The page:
Ethics complaint filed against Gwinnett leader over ‘racist pig’ post

Gwinnett County Commissioner Tommy Hunter sits beside chairman Charlotte Nash during a Jan. 17 meeting. (HENRY TAYLOR / HENRY.TAYLOR@AJC.COM)

Gwinnett County Commissioner Tommy Hunter sits beside chairman Charlotte Nash during a Jan. 17 meeting. (HENRY TAYLOR / HENRY.TAYLOR@AJC.COM)

A formal ethics complaint has been filed against Gwinnett County Commissioner Tommy Hunter, who has been at the center of controversy after calling civil rights leader and U.S. Rep. John Lewis a "racist pig" on Facebook.

Attorneys representing a woman named Nancie Turner said the complaint was filed Monday on her behalf. The complaint alleges that Hunter's Facebook activity violated three parts of the Gwinnett County Code of Ethics, which was adopted in 2011 and is primarily intended to target improper business relationships and other potential conflicts of interest by county employees.

The lawyers, Helen Kim Ho and Christine Anne Koehler, said in a press release they are also “asking that the County Ethics Board refer the matter to the Solicitor General of Gwinnett County so that she can determine if Mr. Hunter was in violation of misdemeanor law with one or more of his Facebook posts.”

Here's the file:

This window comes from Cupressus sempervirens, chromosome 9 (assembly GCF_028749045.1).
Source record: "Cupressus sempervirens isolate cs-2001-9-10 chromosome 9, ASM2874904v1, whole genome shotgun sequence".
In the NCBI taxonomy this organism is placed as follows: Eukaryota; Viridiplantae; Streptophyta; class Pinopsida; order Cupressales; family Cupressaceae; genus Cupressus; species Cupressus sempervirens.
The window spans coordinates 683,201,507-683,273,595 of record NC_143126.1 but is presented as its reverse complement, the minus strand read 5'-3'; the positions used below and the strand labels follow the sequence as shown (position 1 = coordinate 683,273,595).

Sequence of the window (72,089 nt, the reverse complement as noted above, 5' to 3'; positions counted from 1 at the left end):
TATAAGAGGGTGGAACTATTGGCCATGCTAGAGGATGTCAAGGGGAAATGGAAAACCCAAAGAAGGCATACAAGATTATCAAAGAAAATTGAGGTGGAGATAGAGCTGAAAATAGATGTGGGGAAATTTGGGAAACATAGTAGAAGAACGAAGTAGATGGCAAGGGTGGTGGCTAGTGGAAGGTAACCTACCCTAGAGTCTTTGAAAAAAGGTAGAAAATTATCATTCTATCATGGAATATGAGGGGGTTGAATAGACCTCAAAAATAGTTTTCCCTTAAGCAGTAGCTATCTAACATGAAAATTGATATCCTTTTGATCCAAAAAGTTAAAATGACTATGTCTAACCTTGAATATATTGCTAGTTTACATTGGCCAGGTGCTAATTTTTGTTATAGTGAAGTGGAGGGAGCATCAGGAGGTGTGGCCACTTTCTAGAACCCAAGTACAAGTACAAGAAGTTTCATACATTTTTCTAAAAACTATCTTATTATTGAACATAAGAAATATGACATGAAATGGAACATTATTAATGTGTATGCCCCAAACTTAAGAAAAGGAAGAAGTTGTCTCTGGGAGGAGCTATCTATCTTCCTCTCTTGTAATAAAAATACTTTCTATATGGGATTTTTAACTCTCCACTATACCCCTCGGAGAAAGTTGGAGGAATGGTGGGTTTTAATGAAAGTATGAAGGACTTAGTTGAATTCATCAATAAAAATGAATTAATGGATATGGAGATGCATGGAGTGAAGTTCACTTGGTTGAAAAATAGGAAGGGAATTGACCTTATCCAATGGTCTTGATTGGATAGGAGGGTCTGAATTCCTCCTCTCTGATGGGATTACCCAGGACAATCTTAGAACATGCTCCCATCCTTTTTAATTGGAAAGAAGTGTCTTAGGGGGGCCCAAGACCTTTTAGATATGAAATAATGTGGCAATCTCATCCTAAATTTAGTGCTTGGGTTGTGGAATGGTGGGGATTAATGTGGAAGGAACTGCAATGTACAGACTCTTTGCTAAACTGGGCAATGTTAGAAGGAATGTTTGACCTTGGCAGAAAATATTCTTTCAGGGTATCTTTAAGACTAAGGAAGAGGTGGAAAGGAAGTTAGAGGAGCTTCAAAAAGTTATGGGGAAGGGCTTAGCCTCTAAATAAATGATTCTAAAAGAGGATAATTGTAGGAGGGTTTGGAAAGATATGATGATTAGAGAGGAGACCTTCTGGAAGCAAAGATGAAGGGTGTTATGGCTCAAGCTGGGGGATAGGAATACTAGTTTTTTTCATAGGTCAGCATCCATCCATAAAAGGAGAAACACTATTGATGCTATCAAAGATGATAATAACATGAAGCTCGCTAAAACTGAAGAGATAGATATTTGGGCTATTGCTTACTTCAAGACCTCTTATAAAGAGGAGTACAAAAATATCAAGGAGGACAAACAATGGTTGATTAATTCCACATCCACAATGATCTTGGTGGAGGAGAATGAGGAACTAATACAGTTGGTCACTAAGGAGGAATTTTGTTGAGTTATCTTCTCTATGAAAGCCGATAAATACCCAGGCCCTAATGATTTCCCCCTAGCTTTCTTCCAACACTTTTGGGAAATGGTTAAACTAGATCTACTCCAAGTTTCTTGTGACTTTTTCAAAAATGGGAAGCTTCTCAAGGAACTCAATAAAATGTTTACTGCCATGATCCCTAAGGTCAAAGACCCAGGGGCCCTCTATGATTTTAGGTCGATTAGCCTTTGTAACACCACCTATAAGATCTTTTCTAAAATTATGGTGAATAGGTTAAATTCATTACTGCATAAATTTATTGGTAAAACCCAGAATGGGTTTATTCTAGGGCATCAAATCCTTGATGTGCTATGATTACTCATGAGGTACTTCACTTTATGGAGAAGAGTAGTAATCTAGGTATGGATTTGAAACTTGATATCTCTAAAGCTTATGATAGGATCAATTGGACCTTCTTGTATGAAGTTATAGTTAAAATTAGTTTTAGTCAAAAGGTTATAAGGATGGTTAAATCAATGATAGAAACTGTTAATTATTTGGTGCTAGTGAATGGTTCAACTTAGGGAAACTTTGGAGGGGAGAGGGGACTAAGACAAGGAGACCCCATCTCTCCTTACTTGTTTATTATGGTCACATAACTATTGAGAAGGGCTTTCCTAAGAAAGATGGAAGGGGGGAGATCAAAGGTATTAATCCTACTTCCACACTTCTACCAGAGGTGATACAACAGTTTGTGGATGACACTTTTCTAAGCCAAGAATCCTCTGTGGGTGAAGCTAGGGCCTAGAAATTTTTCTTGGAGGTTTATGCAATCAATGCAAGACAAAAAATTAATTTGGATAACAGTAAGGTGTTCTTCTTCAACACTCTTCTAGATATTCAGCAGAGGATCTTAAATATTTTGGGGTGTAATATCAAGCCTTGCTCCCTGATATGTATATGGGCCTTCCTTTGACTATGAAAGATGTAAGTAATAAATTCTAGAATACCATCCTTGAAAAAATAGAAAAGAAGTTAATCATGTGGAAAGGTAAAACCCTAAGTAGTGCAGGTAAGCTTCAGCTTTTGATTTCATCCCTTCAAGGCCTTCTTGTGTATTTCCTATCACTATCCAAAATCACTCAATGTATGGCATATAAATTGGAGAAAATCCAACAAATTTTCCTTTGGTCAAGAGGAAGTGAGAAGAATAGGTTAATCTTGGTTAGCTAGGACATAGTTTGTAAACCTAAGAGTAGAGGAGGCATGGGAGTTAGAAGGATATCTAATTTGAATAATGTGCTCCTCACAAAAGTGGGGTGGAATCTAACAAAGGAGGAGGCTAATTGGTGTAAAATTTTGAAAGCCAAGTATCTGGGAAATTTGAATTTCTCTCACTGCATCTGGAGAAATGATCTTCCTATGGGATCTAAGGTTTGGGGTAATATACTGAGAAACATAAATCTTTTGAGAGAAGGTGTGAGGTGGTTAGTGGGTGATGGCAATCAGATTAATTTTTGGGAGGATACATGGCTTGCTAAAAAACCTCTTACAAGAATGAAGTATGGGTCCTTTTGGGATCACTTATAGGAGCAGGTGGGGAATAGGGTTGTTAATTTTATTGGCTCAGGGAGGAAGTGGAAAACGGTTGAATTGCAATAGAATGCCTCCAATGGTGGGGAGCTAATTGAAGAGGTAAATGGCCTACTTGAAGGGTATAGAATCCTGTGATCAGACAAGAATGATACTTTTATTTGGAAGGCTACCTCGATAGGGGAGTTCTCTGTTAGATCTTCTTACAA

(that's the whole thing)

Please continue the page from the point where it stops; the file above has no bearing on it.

They plan to hold a press conference before the Board of Commissioners’ meeting at 2 p.m. Tuesday.

Hunter made his “racist pig” comment on his personal Facebook page on Jan. 14, amid a well-publicized feud between Lewis and then-president-elect Donald Trump. The AJC published screenshots of the post — which also referred to Democrats as “Demonrats” — and a few others two days later.

Hunter has apologized for his "choice of words" in the Lewis post and agreed to attend the Gwinnett NAACP's meeting on Valentine's Day, but has repeatedly said he won't resign.

While advocacy groups have called for that to happen and protesters have clogged the public comment sections at Board of Commissioners' meetings, the ethics complaint is believed to be the first formal action taken against Hunter.

The complaint suggests that Hunter’s social media activity violated portions of the ethics code that say commissioners should “put loyalty to the highest moral principles and to County above loyalty to persons, party or County government department”; “never engage in conduct which is unbecoming to a member or which constitutes a breach of public trust”; and “uphold these principles, ever conscious that public office is a public trust and is an honor, not a right.”

But Seth Weathers, a campaign consultant who has acted as a spokesman for Hunter, didn’t seem concerned when asked about the complaint Monday morning.

“Did the filing attorneys really pass the bar?” he wrote in a text message to The Atlanta Journal-Constitution.

Read the full story on myAJC.com.